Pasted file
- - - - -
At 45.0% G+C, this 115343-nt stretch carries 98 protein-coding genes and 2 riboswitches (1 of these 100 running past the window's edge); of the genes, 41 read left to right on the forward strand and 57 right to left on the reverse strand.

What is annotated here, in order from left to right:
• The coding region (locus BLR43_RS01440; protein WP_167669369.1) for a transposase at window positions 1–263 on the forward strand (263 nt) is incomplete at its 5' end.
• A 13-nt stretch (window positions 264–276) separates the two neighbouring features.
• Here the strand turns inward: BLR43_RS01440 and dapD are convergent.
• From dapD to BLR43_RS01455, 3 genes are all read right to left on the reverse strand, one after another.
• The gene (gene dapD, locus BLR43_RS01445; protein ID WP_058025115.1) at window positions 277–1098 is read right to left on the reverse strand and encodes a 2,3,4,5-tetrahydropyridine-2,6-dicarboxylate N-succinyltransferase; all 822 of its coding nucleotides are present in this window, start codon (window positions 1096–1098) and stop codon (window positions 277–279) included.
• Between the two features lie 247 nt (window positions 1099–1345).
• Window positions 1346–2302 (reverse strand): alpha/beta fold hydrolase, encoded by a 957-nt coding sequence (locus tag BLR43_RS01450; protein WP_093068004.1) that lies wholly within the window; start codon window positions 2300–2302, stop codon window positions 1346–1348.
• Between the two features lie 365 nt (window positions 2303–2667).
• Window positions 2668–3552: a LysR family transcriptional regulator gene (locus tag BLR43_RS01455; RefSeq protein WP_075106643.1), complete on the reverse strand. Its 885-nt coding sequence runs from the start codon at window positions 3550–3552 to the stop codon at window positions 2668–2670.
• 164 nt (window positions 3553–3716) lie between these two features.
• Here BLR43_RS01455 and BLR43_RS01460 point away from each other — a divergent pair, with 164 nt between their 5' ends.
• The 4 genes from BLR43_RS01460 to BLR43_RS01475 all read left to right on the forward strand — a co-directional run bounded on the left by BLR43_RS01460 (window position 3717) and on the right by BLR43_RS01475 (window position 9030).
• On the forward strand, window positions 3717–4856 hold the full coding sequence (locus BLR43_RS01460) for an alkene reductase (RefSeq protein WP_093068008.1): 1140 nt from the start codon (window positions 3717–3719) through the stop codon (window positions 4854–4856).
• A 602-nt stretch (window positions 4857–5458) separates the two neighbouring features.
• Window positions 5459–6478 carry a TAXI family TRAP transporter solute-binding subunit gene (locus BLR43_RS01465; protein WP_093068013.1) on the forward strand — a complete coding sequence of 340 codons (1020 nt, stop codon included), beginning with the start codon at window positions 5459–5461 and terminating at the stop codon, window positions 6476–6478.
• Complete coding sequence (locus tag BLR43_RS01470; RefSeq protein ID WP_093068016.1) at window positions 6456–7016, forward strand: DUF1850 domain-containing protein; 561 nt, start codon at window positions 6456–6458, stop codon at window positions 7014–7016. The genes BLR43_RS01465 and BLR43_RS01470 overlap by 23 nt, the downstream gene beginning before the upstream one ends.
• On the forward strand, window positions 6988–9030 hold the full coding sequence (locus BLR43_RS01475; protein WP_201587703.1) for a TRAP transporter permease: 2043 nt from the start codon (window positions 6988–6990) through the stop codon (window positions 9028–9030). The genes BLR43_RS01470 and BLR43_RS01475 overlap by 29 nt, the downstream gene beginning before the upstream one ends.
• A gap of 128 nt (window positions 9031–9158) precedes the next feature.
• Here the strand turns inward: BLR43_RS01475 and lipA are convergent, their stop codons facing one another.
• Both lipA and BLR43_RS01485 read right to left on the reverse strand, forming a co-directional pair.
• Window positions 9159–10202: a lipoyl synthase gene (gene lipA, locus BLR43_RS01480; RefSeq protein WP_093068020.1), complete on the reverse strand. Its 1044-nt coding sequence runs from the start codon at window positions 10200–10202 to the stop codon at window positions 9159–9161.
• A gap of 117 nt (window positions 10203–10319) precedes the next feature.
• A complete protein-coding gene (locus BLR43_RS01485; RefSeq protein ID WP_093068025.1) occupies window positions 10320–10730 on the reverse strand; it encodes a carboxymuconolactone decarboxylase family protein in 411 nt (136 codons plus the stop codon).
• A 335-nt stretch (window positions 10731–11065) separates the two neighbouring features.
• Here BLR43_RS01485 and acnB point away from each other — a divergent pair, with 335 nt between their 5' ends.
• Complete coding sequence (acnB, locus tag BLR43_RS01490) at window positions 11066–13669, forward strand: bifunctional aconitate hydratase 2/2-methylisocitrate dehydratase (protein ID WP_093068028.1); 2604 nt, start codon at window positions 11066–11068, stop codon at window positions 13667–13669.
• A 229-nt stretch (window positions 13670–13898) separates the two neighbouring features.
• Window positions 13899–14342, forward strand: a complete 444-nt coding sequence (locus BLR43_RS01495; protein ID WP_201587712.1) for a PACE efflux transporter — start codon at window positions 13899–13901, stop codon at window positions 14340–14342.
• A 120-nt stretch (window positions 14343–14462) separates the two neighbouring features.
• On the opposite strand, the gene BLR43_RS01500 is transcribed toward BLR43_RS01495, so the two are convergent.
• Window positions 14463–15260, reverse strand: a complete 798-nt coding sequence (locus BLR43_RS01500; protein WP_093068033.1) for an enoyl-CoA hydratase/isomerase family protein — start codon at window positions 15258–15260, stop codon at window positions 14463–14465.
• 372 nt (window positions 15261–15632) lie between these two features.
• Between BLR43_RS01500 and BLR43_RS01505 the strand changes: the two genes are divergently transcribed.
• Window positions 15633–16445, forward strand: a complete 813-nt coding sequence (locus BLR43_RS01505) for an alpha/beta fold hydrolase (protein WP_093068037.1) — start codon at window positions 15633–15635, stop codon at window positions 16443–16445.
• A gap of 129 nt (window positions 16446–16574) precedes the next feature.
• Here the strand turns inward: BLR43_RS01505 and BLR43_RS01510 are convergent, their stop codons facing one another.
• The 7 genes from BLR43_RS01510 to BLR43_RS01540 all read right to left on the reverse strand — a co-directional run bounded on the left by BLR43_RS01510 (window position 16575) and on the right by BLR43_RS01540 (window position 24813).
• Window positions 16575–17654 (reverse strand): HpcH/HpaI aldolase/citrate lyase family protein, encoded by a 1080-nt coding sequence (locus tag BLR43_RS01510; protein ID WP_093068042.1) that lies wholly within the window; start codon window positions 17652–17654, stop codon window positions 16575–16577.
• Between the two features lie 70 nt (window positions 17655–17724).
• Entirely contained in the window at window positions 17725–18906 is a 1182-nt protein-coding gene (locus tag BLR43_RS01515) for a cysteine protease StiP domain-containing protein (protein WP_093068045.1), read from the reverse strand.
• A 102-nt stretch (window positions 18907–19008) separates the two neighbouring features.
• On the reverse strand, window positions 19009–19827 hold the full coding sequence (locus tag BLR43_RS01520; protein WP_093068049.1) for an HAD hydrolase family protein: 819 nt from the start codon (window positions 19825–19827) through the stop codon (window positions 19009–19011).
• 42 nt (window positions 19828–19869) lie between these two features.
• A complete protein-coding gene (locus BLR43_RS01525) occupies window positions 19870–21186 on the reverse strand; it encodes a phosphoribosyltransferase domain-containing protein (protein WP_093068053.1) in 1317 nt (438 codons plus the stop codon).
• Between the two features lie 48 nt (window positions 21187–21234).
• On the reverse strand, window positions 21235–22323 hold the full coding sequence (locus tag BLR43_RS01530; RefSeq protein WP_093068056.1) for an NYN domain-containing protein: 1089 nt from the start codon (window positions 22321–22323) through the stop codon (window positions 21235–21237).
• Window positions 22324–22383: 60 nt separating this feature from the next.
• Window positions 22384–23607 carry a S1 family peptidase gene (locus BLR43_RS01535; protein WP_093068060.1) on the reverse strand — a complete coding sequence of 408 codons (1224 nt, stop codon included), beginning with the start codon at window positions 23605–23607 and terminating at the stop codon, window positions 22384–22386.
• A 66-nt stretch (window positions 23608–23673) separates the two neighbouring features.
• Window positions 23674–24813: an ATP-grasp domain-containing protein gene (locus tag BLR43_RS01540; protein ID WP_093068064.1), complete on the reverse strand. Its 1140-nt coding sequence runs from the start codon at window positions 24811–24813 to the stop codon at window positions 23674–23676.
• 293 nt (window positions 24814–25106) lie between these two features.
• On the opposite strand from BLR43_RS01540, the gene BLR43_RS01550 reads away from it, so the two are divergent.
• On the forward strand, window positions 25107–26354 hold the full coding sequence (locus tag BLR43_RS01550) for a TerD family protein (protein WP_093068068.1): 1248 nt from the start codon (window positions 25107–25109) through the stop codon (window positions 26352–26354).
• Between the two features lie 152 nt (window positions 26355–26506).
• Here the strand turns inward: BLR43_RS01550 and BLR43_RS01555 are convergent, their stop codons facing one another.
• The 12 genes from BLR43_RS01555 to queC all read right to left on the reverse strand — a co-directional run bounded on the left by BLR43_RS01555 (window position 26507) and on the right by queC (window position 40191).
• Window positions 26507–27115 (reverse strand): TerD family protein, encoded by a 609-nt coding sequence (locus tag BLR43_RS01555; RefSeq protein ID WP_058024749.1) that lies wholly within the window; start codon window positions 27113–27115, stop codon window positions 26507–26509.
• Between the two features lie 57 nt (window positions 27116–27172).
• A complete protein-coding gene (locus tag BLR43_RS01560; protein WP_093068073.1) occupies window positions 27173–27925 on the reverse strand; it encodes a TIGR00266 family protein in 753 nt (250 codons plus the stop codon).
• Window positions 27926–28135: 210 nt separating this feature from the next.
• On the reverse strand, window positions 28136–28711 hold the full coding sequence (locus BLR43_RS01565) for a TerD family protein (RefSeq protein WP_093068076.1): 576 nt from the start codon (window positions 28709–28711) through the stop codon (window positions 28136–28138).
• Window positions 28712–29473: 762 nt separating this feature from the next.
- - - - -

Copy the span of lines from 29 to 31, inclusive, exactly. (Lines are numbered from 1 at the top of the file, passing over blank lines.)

• A 229-nt stretch (window positions 13670–13898) separates the two neighbouring features.
• Window positions 13899–14342, forward strand: a complete 444-nt coding sequence (locus BLR43_RS01495; protein ID WP_201587712.1) for a PACE efflux transporter — start codon at window positions 13899–13901, stop codon at window positions 14340–14342.
• A 120-nt stretch (window positions 14343–14462) separates the two neighbouring features.